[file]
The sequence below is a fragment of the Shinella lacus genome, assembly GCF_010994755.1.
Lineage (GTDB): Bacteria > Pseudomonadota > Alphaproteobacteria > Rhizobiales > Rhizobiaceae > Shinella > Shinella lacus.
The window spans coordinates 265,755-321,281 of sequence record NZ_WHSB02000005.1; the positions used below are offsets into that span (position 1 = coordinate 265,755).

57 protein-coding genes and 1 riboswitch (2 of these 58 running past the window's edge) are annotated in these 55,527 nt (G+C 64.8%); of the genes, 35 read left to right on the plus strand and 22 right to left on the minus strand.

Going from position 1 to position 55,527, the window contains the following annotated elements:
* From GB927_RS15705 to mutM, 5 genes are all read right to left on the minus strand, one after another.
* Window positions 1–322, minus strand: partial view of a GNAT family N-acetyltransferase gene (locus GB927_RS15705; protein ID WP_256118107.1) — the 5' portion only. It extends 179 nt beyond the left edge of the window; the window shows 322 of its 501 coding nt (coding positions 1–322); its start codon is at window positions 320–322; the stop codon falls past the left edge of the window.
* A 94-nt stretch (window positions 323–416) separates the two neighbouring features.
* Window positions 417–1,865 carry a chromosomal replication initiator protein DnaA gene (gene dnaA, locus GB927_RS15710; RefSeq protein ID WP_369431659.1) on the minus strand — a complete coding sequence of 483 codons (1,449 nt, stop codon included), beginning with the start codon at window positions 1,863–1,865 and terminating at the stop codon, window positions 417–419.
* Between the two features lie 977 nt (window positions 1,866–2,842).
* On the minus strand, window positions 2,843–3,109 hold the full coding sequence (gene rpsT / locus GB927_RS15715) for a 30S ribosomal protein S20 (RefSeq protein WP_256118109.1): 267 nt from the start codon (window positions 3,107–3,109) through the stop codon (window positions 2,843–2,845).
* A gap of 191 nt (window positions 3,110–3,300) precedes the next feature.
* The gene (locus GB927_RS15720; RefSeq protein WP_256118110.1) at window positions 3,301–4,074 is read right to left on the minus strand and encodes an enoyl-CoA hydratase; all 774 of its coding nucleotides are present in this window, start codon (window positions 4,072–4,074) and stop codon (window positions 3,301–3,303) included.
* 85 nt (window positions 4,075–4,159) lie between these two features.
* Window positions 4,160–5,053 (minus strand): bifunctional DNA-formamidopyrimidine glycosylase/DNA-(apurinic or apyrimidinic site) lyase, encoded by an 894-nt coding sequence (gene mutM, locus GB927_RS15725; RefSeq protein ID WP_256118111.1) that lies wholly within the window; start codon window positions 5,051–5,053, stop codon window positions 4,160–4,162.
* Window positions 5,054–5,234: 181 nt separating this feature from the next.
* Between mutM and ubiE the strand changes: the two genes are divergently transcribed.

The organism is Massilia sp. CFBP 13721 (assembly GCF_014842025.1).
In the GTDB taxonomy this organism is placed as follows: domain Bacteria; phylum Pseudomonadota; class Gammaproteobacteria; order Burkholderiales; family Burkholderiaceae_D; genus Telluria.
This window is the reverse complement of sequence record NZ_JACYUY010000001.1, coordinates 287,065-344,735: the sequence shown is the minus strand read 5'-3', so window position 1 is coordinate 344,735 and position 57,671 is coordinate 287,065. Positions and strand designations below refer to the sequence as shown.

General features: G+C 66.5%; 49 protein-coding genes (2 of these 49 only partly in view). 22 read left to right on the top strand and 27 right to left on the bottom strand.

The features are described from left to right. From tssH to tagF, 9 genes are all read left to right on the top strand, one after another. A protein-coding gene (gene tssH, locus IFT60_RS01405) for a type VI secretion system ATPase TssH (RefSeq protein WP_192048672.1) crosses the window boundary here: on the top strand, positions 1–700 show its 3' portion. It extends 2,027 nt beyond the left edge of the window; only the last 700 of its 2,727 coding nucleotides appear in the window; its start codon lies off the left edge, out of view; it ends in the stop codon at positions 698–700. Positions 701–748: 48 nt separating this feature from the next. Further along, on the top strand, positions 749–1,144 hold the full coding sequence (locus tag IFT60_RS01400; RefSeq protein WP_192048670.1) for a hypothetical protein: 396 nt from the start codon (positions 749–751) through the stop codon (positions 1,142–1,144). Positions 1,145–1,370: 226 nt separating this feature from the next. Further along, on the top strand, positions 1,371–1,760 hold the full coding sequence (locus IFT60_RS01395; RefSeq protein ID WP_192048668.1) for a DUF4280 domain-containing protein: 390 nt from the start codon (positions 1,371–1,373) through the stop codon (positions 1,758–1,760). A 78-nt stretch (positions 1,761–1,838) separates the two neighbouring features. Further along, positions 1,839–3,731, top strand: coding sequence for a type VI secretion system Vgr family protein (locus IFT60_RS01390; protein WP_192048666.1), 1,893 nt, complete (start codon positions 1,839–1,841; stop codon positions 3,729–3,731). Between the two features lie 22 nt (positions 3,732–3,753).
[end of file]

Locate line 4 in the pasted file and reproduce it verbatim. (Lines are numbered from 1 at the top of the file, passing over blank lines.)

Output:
57 protein-coding genes and 1 riboswitch (2 of these 58 running past the window's edge) are annotated in these 55,527 nt (G+C 64.8%); of the genes, 35 read left to right on the plus strand and 22 right to left on the minus strand.